The Knesset plenum .
(photo credit: MARC ISRAEL SELLEM)
The latest in a long line of initiatives to give Israelis Sundays off is a compromise: one threeday weekend, Friday-Sunday, once a month.
For years, former interior minister Silvan Shalom championed Sundays off as a way to sync the Israeli workweek with most of the world, and Bayit Yehudi chairman Naftali Bennett joined the efforts, to no avail. MKs Eli Cohen (Kulanu) and David Amsalem (Likud) are the latest to pick up the mantle, proposing their middle-ground bill this week.
According to their initiative, the missed work hours would be made up over the course of the month.
The bill would institute a three-year trial run, after which the Knesset would consider expanding Sundays off to all-year-round.
Cohen said “moving to a long weekend has many benefits from a social perspective – it will improve quality of life for individuals and families – and from an economic perspective – it will increase tourism and sync days of trade and business activities to global characteristics.”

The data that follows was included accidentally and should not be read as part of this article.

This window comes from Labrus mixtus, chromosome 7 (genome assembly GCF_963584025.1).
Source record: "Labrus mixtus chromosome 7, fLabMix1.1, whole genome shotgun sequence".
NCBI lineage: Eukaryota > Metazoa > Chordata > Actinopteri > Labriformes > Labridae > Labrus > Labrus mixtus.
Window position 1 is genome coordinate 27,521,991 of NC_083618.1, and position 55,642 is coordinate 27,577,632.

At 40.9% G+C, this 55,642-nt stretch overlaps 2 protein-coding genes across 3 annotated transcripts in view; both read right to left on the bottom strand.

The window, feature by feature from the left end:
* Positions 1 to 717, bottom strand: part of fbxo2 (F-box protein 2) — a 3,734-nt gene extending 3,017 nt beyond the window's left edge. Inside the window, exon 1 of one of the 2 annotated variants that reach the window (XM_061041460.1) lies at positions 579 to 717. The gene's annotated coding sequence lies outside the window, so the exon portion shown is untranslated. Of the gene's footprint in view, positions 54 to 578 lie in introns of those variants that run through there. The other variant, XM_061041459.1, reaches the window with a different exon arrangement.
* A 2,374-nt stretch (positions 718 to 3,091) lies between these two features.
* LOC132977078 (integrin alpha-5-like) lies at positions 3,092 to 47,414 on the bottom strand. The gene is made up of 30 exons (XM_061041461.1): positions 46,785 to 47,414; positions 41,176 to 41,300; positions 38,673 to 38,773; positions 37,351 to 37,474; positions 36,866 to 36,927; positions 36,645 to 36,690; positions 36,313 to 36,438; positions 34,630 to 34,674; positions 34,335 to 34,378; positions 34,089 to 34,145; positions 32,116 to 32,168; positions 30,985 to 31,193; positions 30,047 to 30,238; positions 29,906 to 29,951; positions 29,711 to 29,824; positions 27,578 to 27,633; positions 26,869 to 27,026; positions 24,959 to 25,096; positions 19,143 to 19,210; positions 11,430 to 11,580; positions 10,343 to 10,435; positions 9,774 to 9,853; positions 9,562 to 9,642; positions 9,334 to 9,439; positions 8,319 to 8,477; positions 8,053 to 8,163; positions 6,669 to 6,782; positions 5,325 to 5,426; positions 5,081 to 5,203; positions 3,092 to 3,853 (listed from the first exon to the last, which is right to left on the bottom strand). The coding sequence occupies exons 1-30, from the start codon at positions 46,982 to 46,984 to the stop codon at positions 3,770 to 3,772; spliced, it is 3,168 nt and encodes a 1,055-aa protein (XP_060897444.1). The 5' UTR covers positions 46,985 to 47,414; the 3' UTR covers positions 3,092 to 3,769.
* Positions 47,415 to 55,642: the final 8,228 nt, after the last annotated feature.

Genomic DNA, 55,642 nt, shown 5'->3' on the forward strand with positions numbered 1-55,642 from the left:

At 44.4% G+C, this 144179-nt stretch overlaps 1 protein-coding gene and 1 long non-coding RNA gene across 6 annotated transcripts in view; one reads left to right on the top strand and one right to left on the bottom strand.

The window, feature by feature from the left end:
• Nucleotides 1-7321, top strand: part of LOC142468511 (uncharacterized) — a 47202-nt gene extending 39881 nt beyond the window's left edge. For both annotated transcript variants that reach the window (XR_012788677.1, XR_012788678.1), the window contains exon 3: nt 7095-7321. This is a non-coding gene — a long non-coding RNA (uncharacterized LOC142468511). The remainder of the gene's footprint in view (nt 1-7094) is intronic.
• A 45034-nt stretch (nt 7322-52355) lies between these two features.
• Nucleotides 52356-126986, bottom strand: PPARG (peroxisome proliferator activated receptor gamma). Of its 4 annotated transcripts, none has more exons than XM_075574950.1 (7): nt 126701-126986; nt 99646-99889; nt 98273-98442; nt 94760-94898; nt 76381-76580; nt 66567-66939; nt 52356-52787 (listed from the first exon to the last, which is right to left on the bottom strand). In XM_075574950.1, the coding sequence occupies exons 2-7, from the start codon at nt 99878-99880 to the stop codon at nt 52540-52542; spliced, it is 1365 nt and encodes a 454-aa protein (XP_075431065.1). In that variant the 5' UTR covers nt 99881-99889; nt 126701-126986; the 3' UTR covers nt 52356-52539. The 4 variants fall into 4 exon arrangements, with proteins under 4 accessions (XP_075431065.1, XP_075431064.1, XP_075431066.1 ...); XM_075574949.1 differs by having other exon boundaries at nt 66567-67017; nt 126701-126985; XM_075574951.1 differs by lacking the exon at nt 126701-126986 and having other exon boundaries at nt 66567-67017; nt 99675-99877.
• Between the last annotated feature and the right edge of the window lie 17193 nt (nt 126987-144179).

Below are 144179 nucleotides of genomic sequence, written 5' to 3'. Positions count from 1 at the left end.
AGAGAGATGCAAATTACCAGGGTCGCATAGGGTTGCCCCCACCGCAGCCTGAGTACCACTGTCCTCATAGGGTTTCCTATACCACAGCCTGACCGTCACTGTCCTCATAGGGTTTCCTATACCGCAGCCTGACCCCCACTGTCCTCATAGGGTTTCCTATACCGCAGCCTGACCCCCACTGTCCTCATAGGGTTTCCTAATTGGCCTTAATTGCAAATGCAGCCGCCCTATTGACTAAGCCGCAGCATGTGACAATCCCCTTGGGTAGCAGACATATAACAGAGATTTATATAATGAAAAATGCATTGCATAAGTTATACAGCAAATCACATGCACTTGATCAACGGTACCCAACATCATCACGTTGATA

The Kulanu MK pointed out that most of Israel’s trade partners have Saturday and Sunday off, like 74.7 percent of the world’s population.
Having Sundays off would help the economy, because there would be more trade and tourism each week, Cohen argued.
Other advantages of Sundays off, he said, include expanding recreational activities, allowing religious and traditional people to participate in them, and giving parents more quality time with their children, strengthening families.